Utah employees lose their jobs over CBD usage

Utah employees lose their jobs over CBD usage

Two Utah employees have lost their jobs after taking CBD.

Two women, named only as Elisa and Mandi by KUTV, had both tested positive for THC during workplace drug tests.

Mandi was in the final stages of a job interview when the test revoked her new opportunity.

She said, “I felt devastated – I’ve been looking for a job since May.”

Mandi said her doctor had recommended CBD to her to fight anxiety, and she claims it was working well and eliminating migraines she had suffered from her entire life.

Since her job offer was rescinded, however, Mandi has stopped taking CBD and has seen both her anxiety and migraines return.

She said she was taking a product manufactured in Murray by Rocky Mountain Hemp. KUTV reporter Matt Gephardt went undercover to the store to buy an identical bottle, which he sent to a lab for testing. The results revealed that the product was below the legal limit of THC – 0.3%.

Gephardt then returned to the store to speak to Robert Sheen, co-owner of Rocky Mountain Hemp. During the interview, Sheen said, “We want this stuff to help people. Generally, from what we’ve seen, you’ll pass most drug tests, however, I won’t say it’s outside the realm of possibilities that you can fail.”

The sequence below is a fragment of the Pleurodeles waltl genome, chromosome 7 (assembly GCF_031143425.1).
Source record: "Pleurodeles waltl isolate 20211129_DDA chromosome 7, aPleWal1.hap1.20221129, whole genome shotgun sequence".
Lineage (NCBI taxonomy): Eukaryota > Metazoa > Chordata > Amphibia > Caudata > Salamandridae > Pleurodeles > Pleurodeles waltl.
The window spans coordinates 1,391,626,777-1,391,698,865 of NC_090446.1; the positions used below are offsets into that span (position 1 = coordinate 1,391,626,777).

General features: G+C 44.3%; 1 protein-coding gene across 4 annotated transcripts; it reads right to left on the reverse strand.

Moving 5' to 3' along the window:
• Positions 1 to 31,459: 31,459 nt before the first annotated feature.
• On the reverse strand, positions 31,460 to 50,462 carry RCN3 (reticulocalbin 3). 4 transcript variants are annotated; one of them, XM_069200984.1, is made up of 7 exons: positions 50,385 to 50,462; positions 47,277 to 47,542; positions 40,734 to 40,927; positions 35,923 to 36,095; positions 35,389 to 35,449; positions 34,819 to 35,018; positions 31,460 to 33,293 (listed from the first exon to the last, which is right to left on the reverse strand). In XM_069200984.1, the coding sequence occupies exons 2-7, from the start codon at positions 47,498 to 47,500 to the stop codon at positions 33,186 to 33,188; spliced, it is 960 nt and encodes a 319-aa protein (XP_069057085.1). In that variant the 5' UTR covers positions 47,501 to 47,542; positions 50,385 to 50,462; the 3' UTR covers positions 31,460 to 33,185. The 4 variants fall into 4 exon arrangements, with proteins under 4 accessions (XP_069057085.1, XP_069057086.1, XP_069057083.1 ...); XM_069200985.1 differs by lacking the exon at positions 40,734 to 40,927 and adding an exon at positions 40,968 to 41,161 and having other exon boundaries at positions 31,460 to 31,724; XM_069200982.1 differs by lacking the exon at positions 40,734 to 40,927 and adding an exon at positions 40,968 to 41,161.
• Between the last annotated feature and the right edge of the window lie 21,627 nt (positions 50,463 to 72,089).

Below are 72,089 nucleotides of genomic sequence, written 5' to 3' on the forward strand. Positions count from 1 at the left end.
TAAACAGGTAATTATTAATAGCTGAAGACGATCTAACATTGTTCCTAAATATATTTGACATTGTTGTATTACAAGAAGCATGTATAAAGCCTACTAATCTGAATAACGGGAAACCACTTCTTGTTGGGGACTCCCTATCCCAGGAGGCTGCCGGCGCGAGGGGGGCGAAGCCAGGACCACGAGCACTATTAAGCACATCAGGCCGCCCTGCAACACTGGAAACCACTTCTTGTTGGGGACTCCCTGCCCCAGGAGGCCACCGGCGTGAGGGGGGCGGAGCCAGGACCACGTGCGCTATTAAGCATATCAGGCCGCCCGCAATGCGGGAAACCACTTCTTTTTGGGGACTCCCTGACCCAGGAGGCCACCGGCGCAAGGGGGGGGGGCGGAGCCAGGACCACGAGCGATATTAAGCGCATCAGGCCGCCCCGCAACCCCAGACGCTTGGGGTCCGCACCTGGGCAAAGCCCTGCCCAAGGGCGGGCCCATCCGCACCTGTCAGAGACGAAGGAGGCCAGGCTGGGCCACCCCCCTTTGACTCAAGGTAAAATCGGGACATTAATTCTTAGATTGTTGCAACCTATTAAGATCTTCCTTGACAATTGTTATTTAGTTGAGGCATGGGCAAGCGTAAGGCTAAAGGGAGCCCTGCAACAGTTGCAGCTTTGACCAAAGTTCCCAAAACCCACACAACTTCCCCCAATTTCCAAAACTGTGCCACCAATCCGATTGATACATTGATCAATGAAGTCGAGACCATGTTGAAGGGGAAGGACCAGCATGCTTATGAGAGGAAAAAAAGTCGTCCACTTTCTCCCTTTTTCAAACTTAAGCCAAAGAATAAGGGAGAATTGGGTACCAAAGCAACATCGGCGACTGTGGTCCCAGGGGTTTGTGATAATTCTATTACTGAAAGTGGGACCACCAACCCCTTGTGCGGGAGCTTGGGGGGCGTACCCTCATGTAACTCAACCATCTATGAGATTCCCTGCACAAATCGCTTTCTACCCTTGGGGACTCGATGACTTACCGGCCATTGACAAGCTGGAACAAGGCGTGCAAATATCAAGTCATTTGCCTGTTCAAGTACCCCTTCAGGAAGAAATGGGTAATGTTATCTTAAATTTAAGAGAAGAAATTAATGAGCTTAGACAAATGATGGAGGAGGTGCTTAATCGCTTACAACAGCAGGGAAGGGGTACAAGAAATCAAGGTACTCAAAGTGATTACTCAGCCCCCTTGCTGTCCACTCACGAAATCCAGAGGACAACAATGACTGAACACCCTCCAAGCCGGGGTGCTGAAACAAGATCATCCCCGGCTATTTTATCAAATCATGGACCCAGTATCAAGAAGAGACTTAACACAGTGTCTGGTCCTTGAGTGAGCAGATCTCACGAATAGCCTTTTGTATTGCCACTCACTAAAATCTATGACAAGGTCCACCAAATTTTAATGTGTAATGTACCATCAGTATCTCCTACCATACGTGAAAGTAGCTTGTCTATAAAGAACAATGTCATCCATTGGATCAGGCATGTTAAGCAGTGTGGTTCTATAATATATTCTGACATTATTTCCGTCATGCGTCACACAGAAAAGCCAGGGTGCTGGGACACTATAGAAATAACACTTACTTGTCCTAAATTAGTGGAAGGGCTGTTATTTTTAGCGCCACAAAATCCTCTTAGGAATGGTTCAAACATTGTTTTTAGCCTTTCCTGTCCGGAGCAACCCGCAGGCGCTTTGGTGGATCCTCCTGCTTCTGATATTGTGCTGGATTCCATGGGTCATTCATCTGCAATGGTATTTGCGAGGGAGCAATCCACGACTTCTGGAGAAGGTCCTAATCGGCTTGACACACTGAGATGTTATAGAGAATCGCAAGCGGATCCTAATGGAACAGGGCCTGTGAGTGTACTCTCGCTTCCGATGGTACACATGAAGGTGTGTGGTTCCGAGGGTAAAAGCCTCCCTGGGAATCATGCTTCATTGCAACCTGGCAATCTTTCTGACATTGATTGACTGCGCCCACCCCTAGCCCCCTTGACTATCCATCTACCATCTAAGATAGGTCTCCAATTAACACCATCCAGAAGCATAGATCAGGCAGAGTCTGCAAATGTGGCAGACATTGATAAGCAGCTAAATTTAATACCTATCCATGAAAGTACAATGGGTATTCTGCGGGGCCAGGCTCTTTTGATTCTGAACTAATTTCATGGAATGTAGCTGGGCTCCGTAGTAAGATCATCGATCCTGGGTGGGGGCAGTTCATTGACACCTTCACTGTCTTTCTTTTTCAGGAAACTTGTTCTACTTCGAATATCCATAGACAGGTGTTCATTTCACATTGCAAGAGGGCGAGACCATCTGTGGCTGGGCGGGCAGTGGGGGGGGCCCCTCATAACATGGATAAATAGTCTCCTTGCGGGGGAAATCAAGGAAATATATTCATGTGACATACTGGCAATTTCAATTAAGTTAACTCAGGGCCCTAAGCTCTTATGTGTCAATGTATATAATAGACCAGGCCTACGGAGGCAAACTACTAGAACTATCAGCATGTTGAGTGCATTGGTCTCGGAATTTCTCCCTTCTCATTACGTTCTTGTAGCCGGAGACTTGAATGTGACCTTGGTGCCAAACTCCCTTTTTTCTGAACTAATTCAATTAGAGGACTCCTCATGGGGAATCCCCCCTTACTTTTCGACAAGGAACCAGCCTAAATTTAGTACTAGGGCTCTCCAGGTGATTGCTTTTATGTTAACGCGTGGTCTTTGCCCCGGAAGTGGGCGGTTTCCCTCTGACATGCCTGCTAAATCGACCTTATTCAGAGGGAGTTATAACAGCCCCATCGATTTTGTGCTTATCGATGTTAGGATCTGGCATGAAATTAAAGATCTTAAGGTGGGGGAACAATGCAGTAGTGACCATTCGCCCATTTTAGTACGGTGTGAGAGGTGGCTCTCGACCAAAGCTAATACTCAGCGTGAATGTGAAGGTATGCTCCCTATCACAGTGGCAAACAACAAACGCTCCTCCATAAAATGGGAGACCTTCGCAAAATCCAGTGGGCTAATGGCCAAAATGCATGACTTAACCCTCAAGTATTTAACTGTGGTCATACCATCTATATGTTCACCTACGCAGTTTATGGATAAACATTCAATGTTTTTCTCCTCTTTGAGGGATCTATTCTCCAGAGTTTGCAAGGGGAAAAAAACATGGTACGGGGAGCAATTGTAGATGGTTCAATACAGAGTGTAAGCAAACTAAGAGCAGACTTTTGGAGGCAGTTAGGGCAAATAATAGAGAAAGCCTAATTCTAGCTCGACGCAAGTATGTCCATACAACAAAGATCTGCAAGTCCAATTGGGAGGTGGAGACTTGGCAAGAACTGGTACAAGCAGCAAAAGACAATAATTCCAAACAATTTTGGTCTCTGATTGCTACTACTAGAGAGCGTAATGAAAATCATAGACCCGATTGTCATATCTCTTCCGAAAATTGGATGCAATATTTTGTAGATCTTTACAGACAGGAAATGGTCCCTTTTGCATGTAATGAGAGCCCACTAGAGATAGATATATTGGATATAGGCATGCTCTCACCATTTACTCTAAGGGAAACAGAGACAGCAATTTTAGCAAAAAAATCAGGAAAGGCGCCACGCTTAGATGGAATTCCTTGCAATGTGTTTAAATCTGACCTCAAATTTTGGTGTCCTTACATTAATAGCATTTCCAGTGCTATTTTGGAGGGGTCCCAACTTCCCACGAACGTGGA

Scientists have found that even CBD products within the legal limit can appear in drug tests because THC can accumulate over time, storing itself in the user’s fat cells. CBD tinctures, for example, are known for being potent, meaning users should exercise caution.

Sheen added that he didn’t believe the systems of the human body were to blame for job losses, but rather the rigid “zero tolerance” policies from companies statewide.

He said, “I think policies need to be updated to reflect what’s legal. I think that is a huge problem, not having updated policies for what we now know is the reality of things. We know that it’s legal so why aren’t company policies reflecting that?”

The public has recently been warned to pay attention to the differences between hemp oil and CBD oil, and full-spectrum vs broad-spectrum.

Elisa, another employee who lost her job due to a workplace drug test, told KUTV that CBD from another manufacturer had been helping her to sleep better at night.

But when she broke her foot after slipping at her workplace, Corner Canyon High School, she was made to take a drug test. The long-term employee tested positive for THC and was fired.

She said, “Even just going back to that moment, I’m still stunned. I’ve never done what I’m being accused of doing. You get fired from your job when you didn’t do anything wrong.”

Elisa has now stopped taking CBD as she hunts for a new job. The spokesman for Canyons School District Jeff Haney has defended Elisa’s termination. He said that the district policy is clear: employees who test positive for illegal drug substances will be subject to employment termination.

He refused to comment on whether the district believes the policy is good or fair – acknowledging that it is set by the state board of education.